Stifle your laughter for a second and bear with me. Kyle Orton and Drew Brees share quite a few common characteristics, including their alma mater, coincidentally.
If you asked 100 people who the best quarterback in the NFL today is, many of them would probably say Drew Brees. But just a few short years ago, Brees was considered a solid, but not spectacular player. So how does Orton compare, and could his future be as bright?
In 2001, the San Diego Chargers drafted Drew Brees with the 33rd pick in the draft, in the 2nd round. While Brees put up outstanding collegiate numbers, most considered his 6’0” frame to prohibit him from being a very successful NFL quarterback.
In his second season, Brees took the starting reigns for the Chargers and lead them to mixed success over the next four years. Still, questions lingered about his ability to take the next step. In 2004, the Chargers drafted Philip Rivers as the incumbent starter. Yet Brees performed at a Pro Bowl level. He became a restricted free agent, and the Chargers slapped the Franchise Tag on him to keep him around for one more season of mentoring Phillip Rivers.
At the end of the 2005 season, Brees suffered a severe shoulder injury and San Diego ushered in the era of Rivers. Brees shopped around for a new home with only two potential takers: the Miami Dolphins and the New Orleans Saints. Four years later, Brees is Super Bowl MVP and a household name. His journey wasn’t the smoothest, but he overcame adversity and criticisms and learned to win with accuracy, smarts and toughness.
In 2005, the Chicago Bears drafted Kyle Orton with the 106th pick of the draft, in the 4th round. Orton put up outstanding collegiate numbers (breaking many of Brees’ records), possessed prototypical size (6’4”, 225 lbs.), but lacked elite arm strength. Despite performing okay in Chicago (he went 10-5 as a rookie starter when thrust into the role due to injury, though posted subpar numbers), Orton failed to lock down the starting job from incumbent Rex Grossman, even being demoted to third string in 2006.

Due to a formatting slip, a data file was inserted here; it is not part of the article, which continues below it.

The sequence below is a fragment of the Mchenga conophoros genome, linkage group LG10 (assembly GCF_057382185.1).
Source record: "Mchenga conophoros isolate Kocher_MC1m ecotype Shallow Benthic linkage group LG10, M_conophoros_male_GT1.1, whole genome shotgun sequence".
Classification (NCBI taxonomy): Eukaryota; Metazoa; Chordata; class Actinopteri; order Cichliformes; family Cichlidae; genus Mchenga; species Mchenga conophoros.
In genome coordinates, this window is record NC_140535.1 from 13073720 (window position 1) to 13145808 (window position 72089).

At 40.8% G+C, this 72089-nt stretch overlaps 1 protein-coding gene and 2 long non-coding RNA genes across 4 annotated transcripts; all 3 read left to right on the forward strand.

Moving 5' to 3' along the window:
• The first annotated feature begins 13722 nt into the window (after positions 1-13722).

In 2007, he started three games, the Bears went 2-1 and his numbers showed improvement. In 2008 he took the reigns as starter, and his numbers improved across the board again (completion percentage, touchdowns, quarterback rating, etc.). Yet the Bears weren’t satisfied with his improvement. They traded him away for strong-armed Jay Cutler. Orton landed in Denver in a system that perfectly fit his game, which is more suited to accuracy and smarts. In 2009, his first season in Denver, Orton posted career highs in every category. Now in early 2010, once again, Orton continues to improve upon his numbers, taking his game to a new level, now second in the NFL in passing yards.
It’s impossible to make a direct comparison between two players regarding their careers, due to the ever-changing nature of the business. But, in the case of Orton and Brees, a case could be made that both are continuing on a similar path.
Despite their efforts, neither guy was appreciated by their first franchise. Both showed steady improvement through each year of their careers. Both lack the elite “tools” scouts look for and gush over in quarterback play (JaMarcus Russell had all of these, by the way).
Both win with accuracy and smarts. Will Kyle Orton’s career end up as successfully as Drew Brees’ has? I’m not sure. But if in four years from now, everyone is talking about Kyle Orton as one of the best quarterbacks in the NFL, I, for one, won’t be surprised.